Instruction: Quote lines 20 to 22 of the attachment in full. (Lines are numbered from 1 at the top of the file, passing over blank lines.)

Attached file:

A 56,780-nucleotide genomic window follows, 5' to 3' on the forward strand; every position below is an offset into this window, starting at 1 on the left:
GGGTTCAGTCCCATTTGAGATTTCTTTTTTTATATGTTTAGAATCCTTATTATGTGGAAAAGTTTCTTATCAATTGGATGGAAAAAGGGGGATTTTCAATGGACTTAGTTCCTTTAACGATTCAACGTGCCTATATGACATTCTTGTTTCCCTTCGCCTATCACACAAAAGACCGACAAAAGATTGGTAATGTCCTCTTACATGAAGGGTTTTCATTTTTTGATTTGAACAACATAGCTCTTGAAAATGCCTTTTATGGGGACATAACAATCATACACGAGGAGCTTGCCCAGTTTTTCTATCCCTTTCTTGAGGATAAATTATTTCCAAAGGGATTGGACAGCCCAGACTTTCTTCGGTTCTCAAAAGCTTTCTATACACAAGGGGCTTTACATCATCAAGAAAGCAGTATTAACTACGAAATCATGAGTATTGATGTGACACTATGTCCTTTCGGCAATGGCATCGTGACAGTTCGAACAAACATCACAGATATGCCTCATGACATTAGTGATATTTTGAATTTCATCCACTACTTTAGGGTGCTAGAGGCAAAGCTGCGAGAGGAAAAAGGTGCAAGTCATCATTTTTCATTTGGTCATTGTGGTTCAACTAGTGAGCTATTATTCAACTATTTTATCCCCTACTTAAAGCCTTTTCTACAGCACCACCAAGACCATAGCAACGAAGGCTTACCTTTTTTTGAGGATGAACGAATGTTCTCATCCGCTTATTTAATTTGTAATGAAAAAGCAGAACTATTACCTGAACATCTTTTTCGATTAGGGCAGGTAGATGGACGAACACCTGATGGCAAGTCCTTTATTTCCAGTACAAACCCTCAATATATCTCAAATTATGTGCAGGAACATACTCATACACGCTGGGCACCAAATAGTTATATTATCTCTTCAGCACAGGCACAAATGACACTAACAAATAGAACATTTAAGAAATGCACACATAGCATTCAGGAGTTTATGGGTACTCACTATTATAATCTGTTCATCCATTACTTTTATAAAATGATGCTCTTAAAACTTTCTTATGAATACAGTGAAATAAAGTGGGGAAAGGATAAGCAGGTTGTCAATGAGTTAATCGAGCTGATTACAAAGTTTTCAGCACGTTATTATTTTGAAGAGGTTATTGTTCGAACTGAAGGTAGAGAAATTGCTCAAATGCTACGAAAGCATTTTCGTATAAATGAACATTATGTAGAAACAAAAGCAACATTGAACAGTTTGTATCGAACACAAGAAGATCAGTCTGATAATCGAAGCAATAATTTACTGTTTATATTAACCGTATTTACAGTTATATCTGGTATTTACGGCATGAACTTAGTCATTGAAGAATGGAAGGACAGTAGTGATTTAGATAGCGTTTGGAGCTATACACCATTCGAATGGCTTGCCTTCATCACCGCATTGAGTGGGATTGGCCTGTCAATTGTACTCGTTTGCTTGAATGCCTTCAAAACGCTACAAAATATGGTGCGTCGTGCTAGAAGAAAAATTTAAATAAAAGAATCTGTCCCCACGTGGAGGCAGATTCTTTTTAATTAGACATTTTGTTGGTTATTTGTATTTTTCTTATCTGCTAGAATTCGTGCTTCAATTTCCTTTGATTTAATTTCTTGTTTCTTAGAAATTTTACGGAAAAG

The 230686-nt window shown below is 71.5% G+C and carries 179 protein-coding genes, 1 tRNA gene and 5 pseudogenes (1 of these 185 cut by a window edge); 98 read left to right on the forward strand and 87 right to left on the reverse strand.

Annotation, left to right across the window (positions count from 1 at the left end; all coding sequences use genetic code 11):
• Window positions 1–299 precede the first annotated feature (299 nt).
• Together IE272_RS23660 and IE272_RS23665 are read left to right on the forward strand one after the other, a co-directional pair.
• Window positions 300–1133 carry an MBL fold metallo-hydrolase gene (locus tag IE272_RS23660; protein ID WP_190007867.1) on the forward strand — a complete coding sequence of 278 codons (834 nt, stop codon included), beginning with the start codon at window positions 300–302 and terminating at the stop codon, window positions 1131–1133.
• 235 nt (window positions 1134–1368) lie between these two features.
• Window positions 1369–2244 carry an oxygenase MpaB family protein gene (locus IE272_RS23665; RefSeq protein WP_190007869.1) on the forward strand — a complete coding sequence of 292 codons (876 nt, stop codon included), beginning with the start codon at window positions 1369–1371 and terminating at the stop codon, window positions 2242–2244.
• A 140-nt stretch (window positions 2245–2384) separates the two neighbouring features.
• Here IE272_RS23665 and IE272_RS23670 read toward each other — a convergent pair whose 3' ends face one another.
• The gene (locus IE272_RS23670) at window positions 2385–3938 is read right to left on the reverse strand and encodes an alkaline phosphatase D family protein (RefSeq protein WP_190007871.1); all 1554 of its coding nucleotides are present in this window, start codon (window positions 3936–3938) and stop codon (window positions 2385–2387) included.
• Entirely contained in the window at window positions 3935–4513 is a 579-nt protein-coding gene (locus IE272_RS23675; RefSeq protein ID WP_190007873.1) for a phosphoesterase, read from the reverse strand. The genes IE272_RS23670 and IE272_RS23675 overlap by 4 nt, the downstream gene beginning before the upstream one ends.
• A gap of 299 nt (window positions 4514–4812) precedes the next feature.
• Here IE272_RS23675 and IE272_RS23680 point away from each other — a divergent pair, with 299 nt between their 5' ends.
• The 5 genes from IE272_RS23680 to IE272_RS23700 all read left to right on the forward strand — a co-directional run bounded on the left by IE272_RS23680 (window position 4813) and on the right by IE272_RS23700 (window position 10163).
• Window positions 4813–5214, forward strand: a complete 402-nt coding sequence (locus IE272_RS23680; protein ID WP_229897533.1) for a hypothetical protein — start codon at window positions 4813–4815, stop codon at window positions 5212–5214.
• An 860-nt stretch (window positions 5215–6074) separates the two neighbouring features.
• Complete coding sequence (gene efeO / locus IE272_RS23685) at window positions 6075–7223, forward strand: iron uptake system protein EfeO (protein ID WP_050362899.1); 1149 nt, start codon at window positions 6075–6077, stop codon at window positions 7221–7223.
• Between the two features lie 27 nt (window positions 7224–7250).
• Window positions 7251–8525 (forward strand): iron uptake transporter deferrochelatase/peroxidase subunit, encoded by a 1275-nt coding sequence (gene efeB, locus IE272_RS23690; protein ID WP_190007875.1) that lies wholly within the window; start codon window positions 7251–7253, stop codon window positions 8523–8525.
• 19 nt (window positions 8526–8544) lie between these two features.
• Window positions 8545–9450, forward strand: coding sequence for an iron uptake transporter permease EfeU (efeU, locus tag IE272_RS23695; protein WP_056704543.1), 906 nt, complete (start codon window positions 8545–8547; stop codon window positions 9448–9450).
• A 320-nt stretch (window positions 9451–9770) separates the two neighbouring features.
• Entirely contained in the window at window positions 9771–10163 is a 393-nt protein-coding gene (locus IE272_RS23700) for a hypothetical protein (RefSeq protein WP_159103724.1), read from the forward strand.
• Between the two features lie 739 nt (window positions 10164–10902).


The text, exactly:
• Between the two features lie 27 nt (window positions 7224–7250).
• Window positions 7251–8525 (forward strand): iron uptake transporter deferrochelatase/peroxidase subunit, encoded by a 1275-nt coding sequence (gene efeB, locus IE272_RS23690; protein ID WP_190007875.1) that lies wholly within the window; start codon window positions 7251–7253, stop codon window positions 8523–8525.
• 19 nt (window positions 8526–8544) lie between these two features.